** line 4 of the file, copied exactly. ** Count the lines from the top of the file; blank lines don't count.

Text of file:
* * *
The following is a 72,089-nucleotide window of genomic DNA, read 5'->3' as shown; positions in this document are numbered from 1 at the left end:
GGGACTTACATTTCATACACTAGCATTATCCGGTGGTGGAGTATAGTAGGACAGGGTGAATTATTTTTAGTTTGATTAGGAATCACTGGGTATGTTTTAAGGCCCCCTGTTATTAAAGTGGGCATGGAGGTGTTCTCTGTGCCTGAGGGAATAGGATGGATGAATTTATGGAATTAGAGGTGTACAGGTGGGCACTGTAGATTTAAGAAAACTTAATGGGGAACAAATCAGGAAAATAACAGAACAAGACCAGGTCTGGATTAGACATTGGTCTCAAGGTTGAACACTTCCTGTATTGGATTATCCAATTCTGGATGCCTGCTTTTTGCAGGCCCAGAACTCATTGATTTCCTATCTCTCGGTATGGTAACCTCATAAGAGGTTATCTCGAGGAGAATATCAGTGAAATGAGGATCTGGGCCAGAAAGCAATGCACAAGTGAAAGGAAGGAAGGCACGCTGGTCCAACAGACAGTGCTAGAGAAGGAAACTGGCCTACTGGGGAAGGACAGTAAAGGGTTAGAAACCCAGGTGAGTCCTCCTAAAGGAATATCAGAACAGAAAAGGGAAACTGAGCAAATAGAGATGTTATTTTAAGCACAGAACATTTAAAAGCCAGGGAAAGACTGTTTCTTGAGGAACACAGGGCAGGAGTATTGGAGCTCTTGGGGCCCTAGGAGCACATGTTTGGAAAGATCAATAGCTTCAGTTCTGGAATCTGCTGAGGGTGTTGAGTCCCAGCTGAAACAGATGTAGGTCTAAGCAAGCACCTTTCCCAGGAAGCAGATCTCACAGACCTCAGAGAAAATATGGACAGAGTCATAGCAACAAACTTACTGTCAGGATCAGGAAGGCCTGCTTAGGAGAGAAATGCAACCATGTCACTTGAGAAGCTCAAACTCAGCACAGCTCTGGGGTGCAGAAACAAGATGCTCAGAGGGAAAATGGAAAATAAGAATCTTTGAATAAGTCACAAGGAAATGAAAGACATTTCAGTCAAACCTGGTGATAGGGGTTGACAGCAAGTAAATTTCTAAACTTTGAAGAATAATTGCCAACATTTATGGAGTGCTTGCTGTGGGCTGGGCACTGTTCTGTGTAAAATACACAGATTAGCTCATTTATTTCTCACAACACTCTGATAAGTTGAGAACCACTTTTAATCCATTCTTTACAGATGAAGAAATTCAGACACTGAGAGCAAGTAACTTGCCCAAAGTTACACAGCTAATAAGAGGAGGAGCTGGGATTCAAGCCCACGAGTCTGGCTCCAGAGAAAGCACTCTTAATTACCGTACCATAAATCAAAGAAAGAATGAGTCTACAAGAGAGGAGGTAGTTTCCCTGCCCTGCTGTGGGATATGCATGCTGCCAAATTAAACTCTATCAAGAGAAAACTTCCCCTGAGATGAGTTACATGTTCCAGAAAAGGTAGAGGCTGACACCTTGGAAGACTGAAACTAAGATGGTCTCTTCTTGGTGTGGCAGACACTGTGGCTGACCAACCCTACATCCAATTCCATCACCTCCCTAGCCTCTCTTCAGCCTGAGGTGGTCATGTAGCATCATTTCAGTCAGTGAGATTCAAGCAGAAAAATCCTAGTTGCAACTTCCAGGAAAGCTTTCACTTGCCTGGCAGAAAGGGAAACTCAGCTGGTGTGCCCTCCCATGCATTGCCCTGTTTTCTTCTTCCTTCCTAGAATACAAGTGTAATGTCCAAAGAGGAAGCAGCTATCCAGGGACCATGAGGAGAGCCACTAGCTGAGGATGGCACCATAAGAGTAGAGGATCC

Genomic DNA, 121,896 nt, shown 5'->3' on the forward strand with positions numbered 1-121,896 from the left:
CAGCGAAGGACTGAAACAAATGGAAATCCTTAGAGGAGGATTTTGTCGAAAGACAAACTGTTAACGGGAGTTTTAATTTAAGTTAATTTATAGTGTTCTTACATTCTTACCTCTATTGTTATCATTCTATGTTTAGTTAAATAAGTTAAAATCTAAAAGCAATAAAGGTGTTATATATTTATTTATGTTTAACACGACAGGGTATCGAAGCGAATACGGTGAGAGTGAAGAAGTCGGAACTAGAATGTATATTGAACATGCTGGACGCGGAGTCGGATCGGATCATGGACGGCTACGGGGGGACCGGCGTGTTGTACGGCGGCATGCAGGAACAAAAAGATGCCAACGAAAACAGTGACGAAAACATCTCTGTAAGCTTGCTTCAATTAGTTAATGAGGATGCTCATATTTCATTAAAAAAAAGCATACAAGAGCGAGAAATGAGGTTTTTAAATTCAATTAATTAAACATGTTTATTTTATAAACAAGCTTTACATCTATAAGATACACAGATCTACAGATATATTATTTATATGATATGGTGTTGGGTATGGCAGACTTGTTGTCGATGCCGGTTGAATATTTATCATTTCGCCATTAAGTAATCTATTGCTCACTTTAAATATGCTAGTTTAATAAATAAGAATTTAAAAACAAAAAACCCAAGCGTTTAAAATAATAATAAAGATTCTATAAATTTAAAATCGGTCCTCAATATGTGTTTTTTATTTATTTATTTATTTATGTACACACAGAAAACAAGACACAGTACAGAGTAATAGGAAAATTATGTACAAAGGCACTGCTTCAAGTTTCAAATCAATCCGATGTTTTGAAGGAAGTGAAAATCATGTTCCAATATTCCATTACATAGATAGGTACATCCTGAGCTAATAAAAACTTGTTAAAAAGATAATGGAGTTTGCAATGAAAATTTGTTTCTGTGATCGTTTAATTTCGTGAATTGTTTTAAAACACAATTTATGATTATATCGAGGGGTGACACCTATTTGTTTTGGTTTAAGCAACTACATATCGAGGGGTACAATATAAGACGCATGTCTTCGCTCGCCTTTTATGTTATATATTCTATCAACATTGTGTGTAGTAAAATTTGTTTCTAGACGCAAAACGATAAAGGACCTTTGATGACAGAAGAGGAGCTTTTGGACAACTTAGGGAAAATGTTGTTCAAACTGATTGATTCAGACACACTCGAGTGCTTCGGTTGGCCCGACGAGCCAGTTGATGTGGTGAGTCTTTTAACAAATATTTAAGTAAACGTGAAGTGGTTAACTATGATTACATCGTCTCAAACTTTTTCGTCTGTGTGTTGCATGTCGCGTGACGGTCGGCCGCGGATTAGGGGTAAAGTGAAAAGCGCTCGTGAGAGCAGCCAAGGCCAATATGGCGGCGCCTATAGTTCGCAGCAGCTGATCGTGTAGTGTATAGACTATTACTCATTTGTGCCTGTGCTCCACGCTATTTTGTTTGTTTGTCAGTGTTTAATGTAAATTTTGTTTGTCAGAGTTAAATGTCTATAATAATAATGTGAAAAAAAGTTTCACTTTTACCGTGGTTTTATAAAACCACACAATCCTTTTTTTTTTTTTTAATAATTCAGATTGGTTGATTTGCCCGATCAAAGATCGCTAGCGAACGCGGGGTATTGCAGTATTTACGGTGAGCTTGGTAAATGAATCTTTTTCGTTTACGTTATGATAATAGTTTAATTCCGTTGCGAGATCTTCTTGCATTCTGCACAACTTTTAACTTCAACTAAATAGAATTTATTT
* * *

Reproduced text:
CAGCGAAGGACTGAAACAAATGGAAATCCTTAGAGGAGGATTTTGTCGAAAGACAAACTGTTAACGGGAGTTTTAATTTAAGTTAATTTATAGTGTTCTTACATTCTTACCTCTATTGTTATCATTCTATGTTTAGTTAAATAAGTTAAAATCTAAAAGCAATAAAGGTGTTATATATTTATTTATGTTTAACACGACAGGGTATCGAAGCGAATACGGTGAGAGTGAAGAAGTCGGAACTAGAATGTATATTGAACATGCTGGACGCGGAGTCGGATCGGATCATGGACGGCTACGGGGGGACCGGCGTGTTGTACGGCGGCATGCAGGAACAAAAAGATGCCAACGAAAACAGTGACGAAAACATCTCTGTAAGCTTGCTTCAATTAGTTAATGAGGATGCTCATATTTCATTAAAAAAAAGCATACAAGAGCGAGAAATGAGGTTTTTAAATTCAATTAATTAAACATGTTTATTTTATAAACAAGCTTTACATCTATAAGATACACAGATCTACAGATATATTATTTATATGATATGGTGTTGGGTATGGCAGACTTGTTGTCGATGCCGGTTGAATATTTATCATTTCGCCATTAAGTAATCTATTGCTCACTTTAAATATGCTAGTTTAATAAATAAGAATTTAAAAACAAAAAACCCAAGCGTTTAAAATAATAATAAAGATTCTATAAATTTAAAATCGGTCCTCAATATGTGTTTTTTATTTATTTATTTATTTATGTACACACAGAAAACAAGACACAGTACAGAGTAATAGGAAAATTATGTACAAAGGCACTGCTTCAAGTTTCAAATCAATCCGATGTTTTGAAGGAAGTGAAAATCATGTTCCAATATTCCATTACATAGATAGGTACATCCTGAGCTAATAAAAACTTGTTAAAAAGATAATGGAGTTTGCAATGAAAATTTGTTTCTGTGATCGTTTAATTTCGTGAATTGTTTTAAAACACAATTTATGATTATATCGAGGGGTGACACCTATTTGTTTTGGTTTAAGCAACTACATATCGAGGGGTACAATATAAGACGCATGTCTTCGCTCGCCTTTTATGTTATATATTCTATCAACATTGTGTGTAGTAAAATTTGTTTCTAGACGCAAAACGATAAAGGACCTTTGATGACAGAAGAGGAGCTTTTGGACAACTTAGGGAAAATGTTGTTCAAACTGATTGATTCAGACACACTCGAGTGCTTCGGTTGGCCCGACGAGCCAGTTGATGTGGTGAGTCTTTTAACAAATATTTAAGTAAACGTGAAGTGGTTAACTATGATTACATCGTCTCAAACTTTTTCGTCTGTGTGTTGCATGTCGCGTGACGGTCGGCCGCGGATTAGGGGTAAAGTGAAAAGCGCTCGTGAGAGCAGCCAAGGCCAATATGGCGGCGCCTATAGTTCGCAGCAGCTGATCGTGTAGTGTATAGACTATTACTCATTTGTGCCTGTGCTCCACGCTATTTTGTTTGTTTGTCAGTGTTTAATGTAAATTTTGTTTGTCAGAGTTAAATGTCTATAATAATAATGTGAAAAAAAGTTTCACTTTTACCGTGGTTTTATAAAACCACACAATCCTTTTTTTTTTTTTTAATAATTCAGATTGGTTGATTTGCCCGATCAAAGATCGCTAGCGAACGCGGGGTATTGCAGTATTTACGGTGAGCTTGGTAAATGAATCTTTTTCGTTTACGTTATGATAATAGTTTAATTCCGTTGCGAGATCTTCTTGCATTCTGCACAACTTTTAACTTCAACTAAATAGAATTTATTT